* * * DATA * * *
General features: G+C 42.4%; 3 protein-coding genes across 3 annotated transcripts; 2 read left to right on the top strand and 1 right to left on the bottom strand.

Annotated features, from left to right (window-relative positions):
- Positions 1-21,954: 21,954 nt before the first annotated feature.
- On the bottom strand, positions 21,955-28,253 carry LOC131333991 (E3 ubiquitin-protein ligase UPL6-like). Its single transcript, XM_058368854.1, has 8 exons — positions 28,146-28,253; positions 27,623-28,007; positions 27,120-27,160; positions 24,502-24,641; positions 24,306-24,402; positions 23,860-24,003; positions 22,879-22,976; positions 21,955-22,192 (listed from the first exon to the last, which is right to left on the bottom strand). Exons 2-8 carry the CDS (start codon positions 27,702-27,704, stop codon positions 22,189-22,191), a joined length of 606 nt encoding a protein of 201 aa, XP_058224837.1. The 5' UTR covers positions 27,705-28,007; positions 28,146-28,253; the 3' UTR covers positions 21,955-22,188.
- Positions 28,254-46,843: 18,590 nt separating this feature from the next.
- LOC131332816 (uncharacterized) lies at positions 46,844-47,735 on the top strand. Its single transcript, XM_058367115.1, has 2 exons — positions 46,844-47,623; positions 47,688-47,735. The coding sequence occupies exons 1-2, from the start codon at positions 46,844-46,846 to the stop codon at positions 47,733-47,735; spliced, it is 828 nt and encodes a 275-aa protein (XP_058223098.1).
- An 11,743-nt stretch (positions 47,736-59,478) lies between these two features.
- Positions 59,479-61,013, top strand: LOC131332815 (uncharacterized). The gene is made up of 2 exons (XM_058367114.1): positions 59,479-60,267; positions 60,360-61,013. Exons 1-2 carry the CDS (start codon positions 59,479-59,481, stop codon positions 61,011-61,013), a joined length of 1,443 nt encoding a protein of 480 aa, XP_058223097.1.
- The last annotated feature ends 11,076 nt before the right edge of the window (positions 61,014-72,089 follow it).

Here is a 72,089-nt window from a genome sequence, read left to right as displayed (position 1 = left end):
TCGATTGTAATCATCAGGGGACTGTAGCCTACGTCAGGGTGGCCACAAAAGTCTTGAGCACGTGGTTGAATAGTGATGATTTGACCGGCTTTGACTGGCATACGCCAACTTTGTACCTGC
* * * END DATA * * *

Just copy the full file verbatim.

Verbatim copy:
General features: G+C 42.4%; 3 protein-coding genes across 3 annotated transcripts; 2 read left to right on the top strand and 1 right to left on the bottom strand.

Annotated features, from left to right (window-relative positions):
- Positions 1-21,954: 21,954 nt before the first annotated feature.
- On the bottom strand, positions 21,955-28,253 carry LOC131333991 (E3 ubiquitin-protein ligase UPL6-like). Its single transcript, XM_058368854.1, has 8 exons — positions 28,146-28,253; positions 27,623-28,007; positions 27,120-27,160; positions 24,502-24,641; positions 24,306-24,402; positions 23,860-24,003; positions 22,879-22,976; positions 21,955-22,192 (listed from the first exon to the last, which is right to left on the bottom strand). Exons 2-8 carry the CDS (start codon positions 27,702-27,704, stop codon positions 22,189-22,191), a joined length of 606 nt encoding a protein of 201 aa, XP_058224837.1. The 5' UTR covers positions 27,705-28,007; positions 28,146-28,253; the 3' UTR covers positions 21,955-22,188.
- Positions 28,254-46,843: 18,590 nt separating this feature from the next.
- LOC131332816 (uncharacterized) lies at positions 46,844-47,735 on the top strand. Its single transcript, XM_058367115.1, has 2 exons — positions 46,844-47,623; positions 47,688-47,735. The coding sequence occupies exons 1-2, from the start codon at positions 46,844-46,846 to the stop codon at positions 47,733-47,735; spliced, it is 828 nt and encodes a 275-aa protein (XP_058223098.1).
- An 11,743-nt stretch (positions 47,736-59,478) lies between these two features.
- Positions 59,479-61,013, top strand: LOC131332815 (uncharacterized). The gene is made up of 2 exons (XM_058367114.1): positions 59,479-60,267; positions 60,360-61,013. Exons 1-2 carry the CDS (start codon positions 59,479-59,481, stop codon positions 61,011-61,013), a joined length of 1,443 nt encoding a protein of 480 aa, XP_058223097.1.
- The last annotated feature ends 11,076 nt before the right edge of the window (positions 61,014-72,089 follow it).

Here is a 72,089-nt window from a genome sequence, read left to right as displayed (position 1 = left end):
TCGATTGTAATCATCAGGGGACTGTAGCCTACGTCAGGGTGGCCACAAAAGTCTTGAGCACGTGGTTGAATAGTGATGATTTGACCGGCTTTGACTGGCATACGCCAACTTTGTACCTGC